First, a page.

John C. K. Balfry, C.Eng., F.I.Mech.E. (1892-1896)

I used the Ferry Bridge daily to and from School. The Rev. T.W. Beckett and Mr. Jeffcott, the Second Master, had each a few boarders. The former lived in the School House, the latter in Branston Road.

Mr  W.T. Jeffcott, B.A. (London), was second master. He taught French and also Greek to boys who intended to take Holy Orders. His classroom was “D” and his desk on the right-hand side of the doorway. Woe betide any boy who had the temerity to cross his platform in order to make a quicker exit. Beckoning the boy with a finger he would say: “You know what the Old Book says, don’t you? — Put off thy shoes . . . you know the rest. Well remember that platform is for me to use, and me alone. Understand?” — Yes, Sir.

Mr. James Mills’s classroom was “A”, where he drove into hard skulls the elements of Mathematics with dramatic energy. When sitting at his desk, he was apt to scratch — hence his nickname “Nitty”. A story is told of his absentmindedness. He went to London to sit for an examination and on arrival he simply could not remember the name of the hotel where he was to stay. It is said that he was apprehended by the police for wandering about and so spent the night in a Police Station. He often walked along curbstones of footpaths, and collided with lamp-posts which knocked off his felt hat. This very lovable man took Holy Orders in later life. The writer can speak from experience of the soundness of his teaching of Maths.



W.A. Balfry (1897-1901)

When I entered the School in 1897, entry to the school premises was through a side entrance in Bond Street, into the school playground, in the centre of which stood the “giant stride” which was in constant and regular use by the pupils. Cricket, and Association Football were played on a field in the Branston Road, behind the present Rugby football ground, Peel Croft, which was formerly the home ground of Burton United Association Football Club.

There were also bathing sheds in a side stream of the River Trent, access to which was obtained from the Ferry Bridge.

The Headmaster, who had his desk in the main hall, did not encourage games or sports, but brought the school to a high degree of efficiency in academic successes. Among the pupils who attained an exceptionally high degree of success in the Cambridge Senior Local Examinations were the brothers F. and A. Slator, and Frame, (whose Christian name escapes me at the moment) who obtained honours in no less than eight subjects, and all of whom had their achievements recorded on the Honours Board at the end of the Main Hall.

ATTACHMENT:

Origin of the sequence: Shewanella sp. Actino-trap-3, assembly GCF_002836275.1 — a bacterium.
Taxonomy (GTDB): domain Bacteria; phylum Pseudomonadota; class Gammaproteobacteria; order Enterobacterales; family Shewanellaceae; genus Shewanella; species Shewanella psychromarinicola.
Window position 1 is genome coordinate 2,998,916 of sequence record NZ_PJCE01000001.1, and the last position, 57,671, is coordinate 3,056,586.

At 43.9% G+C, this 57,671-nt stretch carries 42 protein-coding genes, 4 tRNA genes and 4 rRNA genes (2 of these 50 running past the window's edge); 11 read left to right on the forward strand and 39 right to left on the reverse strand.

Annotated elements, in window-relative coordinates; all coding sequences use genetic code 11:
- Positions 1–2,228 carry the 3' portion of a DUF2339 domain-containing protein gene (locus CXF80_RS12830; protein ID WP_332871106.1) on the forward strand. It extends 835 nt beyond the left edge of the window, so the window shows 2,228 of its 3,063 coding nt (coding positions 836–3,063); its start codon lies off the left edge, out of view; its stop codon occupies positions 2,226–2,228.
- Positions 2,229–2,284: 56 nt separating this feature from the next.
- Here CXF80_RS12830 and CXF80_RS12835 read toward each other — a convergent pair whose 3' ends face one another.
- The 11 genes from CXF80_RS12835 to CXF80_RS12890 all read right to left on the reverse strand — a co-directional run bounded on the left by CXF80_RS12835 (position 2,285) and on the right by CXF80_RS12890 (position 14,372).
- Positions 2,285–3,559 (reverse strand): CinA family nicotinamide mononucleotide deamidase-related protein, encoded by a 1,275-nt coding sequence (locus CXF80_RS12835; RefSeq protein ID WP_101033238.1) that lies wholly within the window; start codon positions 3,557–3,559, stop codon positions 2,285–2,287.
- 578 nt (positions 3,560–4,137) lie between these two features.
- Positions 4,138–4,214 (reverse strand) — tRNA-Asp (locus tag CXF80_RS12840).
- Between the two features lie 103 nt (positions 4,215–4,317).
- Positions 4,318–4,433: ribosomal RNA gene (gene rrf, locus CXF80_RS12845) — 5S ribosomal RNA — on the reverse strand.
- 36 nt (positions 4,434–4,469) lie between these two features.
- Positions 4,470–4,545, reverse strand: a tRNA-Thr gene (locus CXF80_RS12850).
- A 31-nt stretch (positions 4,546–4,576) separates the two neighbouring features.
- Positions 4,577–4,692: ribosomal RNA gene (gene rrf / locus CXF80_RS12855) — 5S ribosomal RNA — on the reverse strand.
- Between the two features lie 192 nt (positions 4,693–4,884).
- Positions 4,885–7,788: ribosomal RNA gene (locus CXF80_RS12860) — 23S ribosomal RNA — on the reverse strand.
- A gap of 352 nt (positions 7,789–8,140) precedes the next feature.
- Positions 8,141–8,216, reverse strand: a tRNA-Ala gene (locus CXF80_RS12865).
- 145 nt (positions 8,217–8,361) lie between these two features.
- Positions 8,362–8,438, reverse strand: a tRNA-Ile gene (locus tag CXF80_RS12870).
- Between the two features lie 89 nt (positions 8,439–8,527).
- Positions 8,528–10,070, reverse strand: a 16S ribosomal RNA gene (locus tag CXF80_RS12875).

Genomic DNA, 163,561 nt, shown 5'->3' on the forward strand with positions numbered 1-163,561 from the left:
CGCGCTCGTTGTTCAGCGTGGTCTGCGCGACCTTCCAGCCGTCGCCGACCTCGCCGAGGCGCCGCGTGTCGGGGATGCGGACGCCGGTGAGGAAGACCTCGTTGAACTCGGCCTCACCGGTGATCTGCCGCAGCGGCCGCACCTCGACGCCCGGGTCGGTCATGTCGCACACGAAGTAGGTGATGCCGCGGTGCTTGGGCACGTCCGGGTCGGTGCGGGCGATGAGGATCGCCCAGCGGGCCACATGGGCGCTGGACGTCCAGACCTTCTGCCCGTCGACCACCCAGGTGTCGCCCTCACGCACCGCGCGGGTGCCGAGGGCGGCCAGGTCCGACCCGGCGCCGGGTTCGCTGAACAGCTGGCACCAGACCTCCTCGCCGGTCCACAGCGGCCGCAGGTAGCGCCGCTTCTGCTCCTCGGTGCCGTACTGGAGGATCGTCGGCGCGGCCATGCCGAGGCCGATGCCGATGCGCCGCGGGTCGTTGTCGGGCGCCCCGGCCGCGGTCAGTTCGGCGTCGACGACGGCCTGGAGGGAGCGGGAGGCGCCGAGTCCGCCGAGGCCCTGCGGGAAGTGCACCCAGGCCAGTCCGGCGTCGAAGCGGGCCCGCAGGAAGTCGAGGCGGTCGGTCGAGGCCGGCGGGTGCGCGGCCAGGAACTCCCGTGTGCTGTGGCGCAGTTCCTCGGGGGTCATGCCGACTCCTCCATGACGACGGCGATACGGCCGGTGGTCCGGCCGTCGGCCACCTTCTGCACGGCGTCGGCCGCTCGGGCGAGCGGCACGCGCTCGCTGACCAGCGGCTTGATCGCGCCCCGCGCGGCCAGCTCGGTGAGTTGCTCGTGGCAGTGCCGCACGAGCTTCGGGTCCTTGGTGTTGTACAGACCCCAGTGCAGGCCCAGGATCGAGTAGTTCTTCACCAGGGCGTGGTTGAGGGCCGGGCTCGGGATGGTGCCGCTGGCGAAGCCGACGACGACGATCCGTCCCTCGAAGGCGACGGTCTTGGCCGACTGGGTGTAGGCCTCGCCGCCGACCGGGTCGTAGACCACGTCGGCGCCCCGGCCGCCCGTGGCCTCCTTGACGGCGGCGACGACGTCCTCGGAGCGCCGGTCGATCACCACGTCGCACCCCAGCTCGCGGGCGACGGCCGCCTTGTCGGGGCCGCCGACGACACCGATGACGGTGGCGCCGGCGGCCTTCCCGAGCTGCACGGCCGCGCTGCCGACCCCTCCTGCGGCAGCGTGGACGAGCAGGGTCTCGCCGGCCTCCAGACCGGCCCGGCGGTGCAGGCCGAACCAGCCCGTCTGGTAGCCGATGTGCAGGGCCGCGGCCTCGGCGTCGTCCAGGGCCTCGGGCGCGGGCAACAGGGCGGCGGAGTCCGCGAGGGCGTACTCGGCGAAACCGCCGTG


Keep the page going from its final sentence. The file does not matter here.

The school day in my time commenced and ended with prayers. Before the hymns and prayers at the close of school, each of the form-masters handed to the Headmaster a list of the boys who were re¬quired to stay after normal school hours, as punishment for bad work in homework or in class — usually the result of carelessness or idleness. I am afraid my name used to appear very frequently on these lists, and I recollect that on two occasions I was escorted to the Head¬master’s private study where I was obliged to submit to corporal punishment for my sins! The only person allowed to administer this was the Headmaster, and the instrument of torture was a substantial cane of about an inch diameter. Four strokes of this across the palm of each hand, and four across the back of the thighs well laid on by a sturdy Head were not quickly forgotten.

The Annual Prize-giving was held at the Town Hall, and was presided over by Lord Burton, who was, I suppose, Head of the School Governors and who treated the boys to a sumptuous feast which was highly appreciated. The prizes were always books, those for success in the Cambridge Local Examinations being chosen by the winner, whilst those that were awarded for success in school examinations were handsome dark green leather bound volumes, with the School coat-of-arms embossed in gilt on the front cover.

There was no school uniform except for the school cap, which was a pork-pie, or pill-box shape, with a postage stamp badge showing the school crest sewn on the side, and worn on the back of the head.

Although classes had considerably more than the thirty boys which today is considered to be the maximum number a form-master can control, discipline was always well-maintained, and there were never any instances of unruly behaviour.

Masters and their nicknames as I recall (c. 1895-1900) were:

Headmaster: Rev. T.W. Beckett – ‘Spongy’

Assistant Masters:
W.T. Jeffcott – ‘Piggy’
H.T. Walker – ‘H.T.’
W.H. Walker – ‘Blue Blood’
J.W. Mackie – ‘Black Devil’
J. Mills – ‘Nitty’
Stevenson – ‘Tommy’
Stevens – ‘Bullseyes’


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